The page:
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Seduced and Abandoned‘s James Toback on Movies, Mortality, Shooting in Cannes, and Literally Shooting his Enemies

Seduced and Abandoned

James Toback has to be one of the most candid individuals in the movie business. Sitting down for a chat about his new genre-defying documentary Seduced and Abandoned, which borrows its title from 1964’s Pietro Germi satire, and premieres on HBO on Monday, Oct. 28, the 68-year-old filmmaker practically blows my mind with his willingness to talk about anything and everything, from late mogul David Begelman’s psychosis and Alec Baldwin’s divorce troubles to mega-producer delusions and his own personal hit list, whose names he has every intention of crossing off before he croaks. Yes, you heard right. Utterly filterless, Toback is easily the most off-script talent I’ve ever interviewed. And yet, he’s in no way just some machine of sensationalism. Despite his radical responses, he’s superbly articulate, and a fascinating encyclopedia of behind-the-scenes Hollywood info.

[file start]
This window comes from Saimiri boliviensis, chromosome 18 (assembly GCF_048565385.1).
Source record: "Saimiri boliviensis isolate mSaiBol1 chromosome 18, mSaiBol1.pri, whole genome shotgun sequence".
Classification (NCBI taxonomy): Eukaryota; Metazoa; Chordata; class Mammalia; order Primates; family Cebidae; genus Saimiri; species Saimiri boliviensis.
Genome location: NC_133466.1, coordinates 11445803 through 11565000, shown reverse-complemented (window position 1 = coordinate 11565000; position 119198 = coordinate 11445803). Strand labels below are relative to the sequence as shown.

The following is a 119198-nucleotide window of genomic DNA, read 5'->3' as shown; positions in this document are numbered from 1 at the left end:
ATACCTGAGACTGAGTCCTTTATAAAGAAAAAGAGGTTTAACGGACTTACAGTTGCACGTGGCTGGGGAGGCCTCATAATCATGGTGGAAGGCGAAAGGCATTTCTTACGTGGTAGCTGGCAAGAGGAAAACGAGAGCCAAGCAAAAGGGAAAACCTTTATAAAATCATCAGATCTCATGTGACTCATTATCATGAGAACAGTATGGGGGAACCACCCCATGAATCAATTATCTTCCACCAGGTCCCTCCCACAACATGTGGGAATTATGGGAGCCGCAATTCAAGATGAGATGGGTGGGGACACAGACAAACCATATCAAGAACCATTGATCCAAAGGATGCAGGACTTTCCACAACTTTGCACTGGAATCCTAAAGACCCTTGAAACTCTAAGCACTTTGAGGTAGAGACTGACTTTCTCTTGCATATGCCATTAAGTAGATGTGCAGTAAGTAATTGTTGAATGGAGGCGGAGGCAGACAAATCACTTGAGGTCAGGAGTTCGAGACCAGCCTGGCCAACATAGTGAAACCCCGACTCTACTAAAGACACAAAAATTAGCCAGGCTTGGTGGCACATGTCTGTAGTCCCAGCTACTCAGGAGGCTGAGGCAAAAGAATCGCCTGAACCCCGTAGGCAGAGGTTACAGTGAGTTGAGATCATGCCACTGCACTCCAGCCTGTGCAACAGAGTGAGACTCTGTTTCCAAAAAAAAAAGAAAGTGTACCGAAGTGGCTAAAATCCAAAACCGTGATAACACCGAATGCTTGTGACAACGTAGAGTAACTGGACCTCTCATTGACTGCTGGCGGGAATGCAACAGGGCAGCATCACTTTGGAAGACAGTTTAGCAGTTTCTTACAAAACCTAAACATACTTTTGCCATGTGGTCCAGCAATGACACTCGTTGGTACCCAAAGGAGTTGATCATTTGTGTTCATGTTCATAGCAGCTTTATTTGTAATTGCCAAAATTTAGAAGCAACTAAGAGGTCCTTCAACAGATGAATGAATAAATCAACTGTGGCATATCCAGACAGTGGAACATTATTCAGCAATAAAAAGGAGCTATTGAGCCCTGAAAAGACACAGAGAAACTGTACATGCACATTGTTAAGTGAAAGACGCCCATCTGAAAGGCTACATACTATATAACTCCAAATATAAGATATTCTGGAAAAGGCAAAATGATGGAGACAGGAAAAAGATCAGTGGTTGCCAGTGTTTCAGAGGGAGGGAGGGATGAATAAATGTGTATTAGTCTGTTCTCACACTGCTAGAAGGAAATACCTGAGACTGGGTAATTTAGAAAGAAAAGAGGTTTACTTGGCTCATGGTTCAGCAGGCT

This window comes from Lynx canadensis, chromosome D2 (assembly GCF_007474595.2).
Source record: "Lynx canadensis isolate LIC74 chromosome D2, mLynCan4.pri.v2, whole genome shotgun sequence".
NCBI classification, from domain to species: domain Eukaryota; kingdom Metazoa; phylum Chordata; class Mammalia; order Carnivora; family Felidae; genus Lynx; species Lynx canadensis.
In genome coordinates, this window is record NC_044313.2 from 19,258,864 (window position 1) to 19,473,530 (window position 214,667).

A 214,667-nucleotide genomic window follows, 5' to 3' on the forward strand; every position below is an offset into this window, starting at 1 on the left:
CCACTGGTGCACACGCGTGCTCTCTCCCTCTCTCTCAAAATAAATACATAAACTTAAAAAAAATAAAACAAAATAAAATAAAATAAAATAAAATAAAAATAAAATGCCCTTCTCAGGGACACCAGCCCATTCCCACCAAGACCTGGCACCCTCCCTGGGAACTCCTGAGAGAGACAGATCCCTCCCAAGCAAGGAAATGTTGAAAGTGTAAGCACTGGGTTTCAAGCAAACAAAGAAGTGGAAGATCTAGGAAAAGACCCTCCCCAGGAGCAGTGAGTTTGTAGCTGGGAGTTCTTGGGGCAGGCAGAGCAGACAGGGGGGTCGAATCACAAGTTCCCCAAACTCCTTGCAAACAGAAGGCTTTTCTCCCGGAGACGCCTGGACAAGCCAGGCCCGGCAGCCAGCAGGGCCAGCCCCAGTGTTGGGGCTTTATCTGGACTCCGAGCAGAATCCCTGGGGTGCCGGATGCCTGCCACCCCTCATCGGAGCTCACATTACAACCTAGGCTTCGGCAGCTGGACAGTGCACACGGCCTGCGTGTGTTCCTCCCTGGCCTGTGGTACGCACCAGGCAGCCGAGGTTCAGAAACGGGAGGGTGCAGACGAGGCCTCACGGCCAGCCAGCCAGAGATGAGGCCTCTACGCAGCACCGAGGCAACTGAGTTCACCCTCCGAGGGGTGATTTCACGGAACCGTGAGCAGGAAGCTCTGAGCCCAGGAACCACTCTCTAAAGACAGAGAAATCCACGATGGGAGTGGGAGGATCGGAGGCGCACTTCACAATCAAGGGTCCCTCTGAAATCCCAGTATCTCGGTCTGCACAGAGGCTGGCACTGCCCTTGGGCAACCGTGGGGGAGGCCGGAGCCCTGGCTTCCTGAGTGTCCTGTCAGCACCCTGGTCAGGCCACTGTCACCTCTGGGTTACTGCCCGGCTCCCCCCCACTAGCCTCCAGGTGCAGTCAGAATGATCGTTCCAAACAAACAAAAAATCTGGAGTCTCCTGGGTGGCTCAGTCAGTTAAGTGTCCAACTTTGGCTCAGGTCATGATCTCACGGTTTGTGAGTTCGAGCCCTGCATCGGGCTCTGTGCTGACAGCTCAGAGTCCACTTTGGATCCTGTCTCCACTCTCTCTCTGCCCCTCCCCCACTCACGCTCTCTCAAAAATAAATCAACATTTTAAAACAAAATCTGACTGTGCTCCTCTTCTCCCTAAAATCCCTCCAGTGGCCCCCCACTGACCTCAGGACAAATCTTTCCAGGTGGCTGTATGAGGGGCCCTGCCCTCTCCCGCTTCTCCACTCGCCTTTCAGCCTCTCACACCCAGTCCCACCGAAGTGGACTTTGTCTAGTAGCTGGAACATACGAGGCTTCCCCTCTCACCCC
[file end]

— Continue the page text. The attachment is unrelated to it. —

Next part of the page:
In many ways, our Q&A reflects the themes that are ever-present in Seduced and Abandoned, whose title also alludes to how we continue to return to the allure of film again and again, even after we’ve been burned. The conceit of the movie involves Toback and Baldwin setting out for the Cannes Film Festival to try and clinch funding for Last Tango in Tikrit, a psychosexual nod to Last Tango in Paris that would star Baldwin as the lead. Naturally, it doesn’t sound like an easy film to get financed, yet the duo’s journey proves just how disheartening, arduous, and preposterous the whole business of moviemaking is. And still, Seduced and Abandoned plays like a love song to cinema nonetheless, before transforming into a kind of requiem for us all. For film buffs, it’s a thrilling, intoxicating experience, and, for me, so was chatting with its maker.